• COVID-19 will hamper preparations for and responses to extreme weather events this year.
  • Even a relatively small natural hazard event will place disproportionate stress on already overstretched systems.
  • Agility will be key to resilience. Here's a five-step strategy to help businesses prepare themselves.

For many, June was a time to rejoice at the start of summer. But for a large number of communities around the world, it signified the beginning of a potentially deadly period of hurricanes and monsoons, droughts and heatwaves.

Over the next six months, these communities will undergo an annual ritual of monitoring weather forecasts and satellite images of cyclones and other extreme weather phenomena.

But this year they will have to contend with the added challenge and distraction of a global pandemic. And with stretched resources and stressed supply-chains, it will likely hamper their preparations and any post-event response.

The unexpected outbreak of COVID-19 has compromised critical infrastructure, including emergency and health services, and left societies, industries and governments overwhelmed.

This all means a relatively small natural hazard event could place disproportionate stress on an already-stressed system. Preparation is more important than ever.

A five-step planning approach

As set out in Zurich’s whitepaper, Managing the impacts of climate change: risk management responses – second edition, there are five recommended preparation steps for businesses to take.

Pay now, save later
Pay now, save later
Image: Zurich

Step one is to identify your broad business and strategic risks. This requires a detailed analysis of the entire business’s operations, such as understanding major revenue streams, and the value chains of the network.

During the Thai floods in 2011, vulnerability was exposed at a regional level when the wider world realised that Thailand is a major supplier of microchips. Lower-tier suppliers were abruptly impacted, which left other businesses unable to continue their operations.

It highlighted the importance of businesses understanding every level of their operations and the need to treat low probability, high-impact events with the same level of risk management rigour as high-frequency events.

Step two requires a more granular approach by planning at each business location or site. This includes defining an emergency response team, identifying local authorities responsible for monitoring events, and determining the critical points of local value (local infrastructure and utilities) and supply chains.

Step three is preparing a location when an event is imminent and getting the assigned people onsite to ensure a safe shutdown of operations. But COVID-19 will make this step more demanding.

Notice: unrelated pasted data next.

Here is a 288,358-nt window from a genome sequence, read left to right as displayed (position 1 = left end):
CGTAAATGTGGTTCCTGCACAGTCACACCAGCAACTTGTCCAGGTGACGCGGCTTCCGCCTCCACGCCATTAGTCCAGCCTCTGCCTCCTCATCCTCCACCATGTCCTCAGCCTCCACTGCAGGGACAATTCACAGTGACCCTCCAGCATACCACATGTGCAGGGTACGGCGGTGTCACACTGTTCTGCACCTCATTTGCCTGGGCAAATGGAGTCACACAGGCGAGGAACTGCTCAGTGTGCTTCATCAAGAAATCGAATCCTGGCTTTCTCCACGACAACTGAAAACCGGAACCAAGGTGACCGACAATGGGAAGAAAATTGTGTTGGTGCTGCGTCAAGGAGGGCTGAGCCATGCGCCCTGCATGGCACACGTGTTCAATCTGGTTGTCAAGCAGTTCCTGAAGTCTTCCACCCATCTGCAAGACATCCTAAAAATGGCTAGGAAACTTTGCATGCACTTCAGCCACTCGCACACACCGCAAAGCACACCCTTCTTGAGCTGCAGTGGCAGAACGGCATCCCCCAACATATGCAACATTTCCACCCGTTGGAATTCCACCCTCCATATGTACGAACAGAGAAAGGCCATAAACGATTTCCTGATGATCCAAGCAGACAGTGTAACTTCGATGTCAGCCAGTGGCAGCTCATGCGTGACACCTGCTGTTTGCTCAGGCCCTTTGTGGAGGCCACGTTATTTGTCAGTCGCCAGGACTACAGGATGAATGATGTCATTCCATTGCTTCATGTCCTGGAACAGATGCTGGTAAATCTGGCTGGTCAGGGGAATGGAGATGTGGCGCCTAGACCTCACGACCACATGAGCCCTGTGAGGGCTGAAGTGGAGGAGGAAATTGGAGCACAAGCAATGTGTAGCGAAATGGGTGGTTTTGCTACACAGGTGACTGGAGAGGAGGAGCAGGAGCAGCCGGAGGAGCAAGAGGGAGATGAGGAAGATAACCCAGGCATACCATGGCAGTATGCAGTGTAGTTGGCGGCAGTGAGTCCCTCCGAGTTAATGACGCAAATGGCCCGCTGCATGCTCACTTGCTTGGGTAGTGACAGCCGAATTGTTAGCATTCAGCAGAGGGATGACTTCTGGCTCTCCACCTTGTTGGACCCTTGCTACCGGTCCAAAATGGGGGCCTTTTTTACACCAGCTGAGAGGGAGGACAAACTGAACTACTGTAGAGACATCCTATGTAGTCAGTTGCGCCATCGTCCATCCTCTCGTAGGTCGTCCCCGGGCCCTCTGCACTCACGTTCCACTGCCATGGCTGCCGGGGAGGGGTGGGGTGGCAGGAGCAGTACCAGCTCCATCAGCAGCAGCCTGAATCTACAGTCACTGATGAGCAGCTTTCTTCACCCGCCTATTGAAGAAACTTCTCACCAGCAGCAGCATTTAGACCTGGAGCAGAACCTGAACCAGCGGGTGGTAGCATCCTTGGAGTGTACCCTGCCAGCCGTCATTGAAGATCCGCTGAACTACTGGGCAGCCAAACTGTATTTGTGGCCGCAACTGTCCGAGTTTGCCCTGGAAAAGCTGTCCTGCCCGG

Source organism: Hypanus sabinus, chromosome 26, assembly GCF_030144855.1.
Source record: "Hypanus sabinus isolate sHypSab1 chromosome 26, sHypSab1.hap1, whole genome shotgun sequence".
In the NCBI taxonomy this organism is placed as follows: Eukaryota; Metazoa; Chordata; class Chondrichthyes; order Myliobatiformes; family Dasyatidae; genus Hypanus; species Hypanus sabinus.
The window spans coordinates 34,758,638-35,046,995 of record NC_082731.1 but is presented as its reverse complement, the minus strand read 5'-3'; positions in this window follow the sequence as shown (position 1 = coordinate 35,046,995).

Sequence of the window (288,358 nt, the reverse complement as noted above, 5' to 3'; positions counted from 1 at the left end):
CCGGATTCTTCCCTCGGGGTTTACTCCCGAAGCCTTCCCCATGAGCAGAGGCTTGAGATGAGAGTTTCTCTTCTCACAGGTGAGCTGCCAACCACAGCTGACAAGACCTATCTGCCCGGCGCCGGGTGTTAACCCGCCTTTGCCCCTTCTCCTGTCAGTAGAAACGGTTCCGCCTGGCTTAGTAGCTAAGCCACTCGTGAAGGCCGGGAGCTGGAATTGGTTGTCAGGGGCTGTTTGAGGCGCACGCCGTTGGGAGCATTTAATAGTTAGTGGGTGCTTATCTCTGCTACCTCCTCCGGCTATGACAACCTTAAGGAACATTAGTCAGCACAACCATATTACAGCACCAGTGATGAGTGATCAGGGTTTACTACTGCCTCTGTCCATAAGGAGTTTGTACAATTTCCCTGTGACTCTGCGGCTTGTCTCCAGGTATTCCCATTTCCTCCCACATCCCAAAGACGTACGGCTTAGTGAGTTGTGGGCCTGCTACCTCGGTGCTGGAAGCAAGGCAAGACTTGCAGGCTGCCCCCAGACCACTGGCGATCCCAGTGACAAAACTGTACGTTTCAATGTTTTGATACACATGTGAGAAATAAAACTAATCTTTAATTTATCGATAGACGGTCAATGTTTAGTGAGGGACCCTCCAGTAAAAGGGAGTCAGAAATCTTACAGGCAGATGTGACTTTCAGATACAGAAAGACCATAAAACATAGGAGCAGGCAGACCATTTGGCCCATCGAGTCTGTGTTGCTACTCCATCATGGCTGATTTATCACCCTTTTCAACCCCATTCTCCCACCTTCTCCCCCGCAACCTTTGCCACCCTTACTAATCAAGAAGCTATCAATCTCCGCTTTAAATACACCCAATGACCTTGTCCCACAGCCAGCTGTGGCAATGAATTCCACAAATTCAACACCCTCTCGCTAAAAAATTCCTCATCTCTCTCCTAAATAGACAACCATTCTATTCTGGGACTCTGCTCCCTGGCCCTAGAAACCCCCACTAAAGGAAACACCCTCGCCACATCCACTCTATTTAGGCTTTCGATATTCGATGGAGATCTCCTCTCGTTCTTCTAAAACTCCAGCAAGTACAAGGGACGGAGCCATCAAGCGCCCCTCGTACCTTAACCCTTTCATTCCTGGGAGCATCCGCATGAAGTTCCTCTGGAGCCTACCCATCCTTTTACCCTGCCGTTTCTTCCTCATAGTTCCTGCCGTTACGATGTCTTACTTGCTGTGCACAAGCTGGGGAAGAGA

Procuring items such as sandbags to manage flooding and assembling a human workforce to undertake preparation is going to be a lot more difficult due to supply-chain disruption and a fear of contamination. Business owners who temporarily shuttered their facilities during lockdowns, meanwhile, may be unable to adequately prepare their buildings to repel the damaging wind and water of an approaching storm.

Step four guides businesses through a location response plan. Again, COVID-19 adds another layer of complexity, particularly when it comes to evacuation. Take Cyclone Amphan, for example. When it unleashed extreme winds, flooding and storm surge on the Rohingya refugees and other vulnerable communities in the Bay of Bengal, people naturally gathered on higher ground. But they walked into another potential hazard: crowded relief centres, which are a breeding ground for COVID-19.

Step five deals with location recovery. But in the current situation, this could be the most challenging.

Emergency workers, contractors, vendors and insurance professionals will need to coordinate with property owners and each other to avoid coming into close physical contact and potentially spreading COVID-19.

And will there be enough personal protective equipment (PPE) for everyone? Will travel restrictions prevent essential personnel from making the trip? Will there be enough lodging for everyone? And how will efforts to clean, repair and rebuild damaged property be conducted?

This year’s season of extreme weather is already underway, requiring businesses to act now. But it’s not too late to re-evaluate the first steps of the five-step strategy as the situation is constantly evolving. What organizations need to do is to learn how to be more agile in these kinds of situations. We’re nowhere near the end of the COVID-19 crisis, so it's never too late to start revamping and revising your strategy.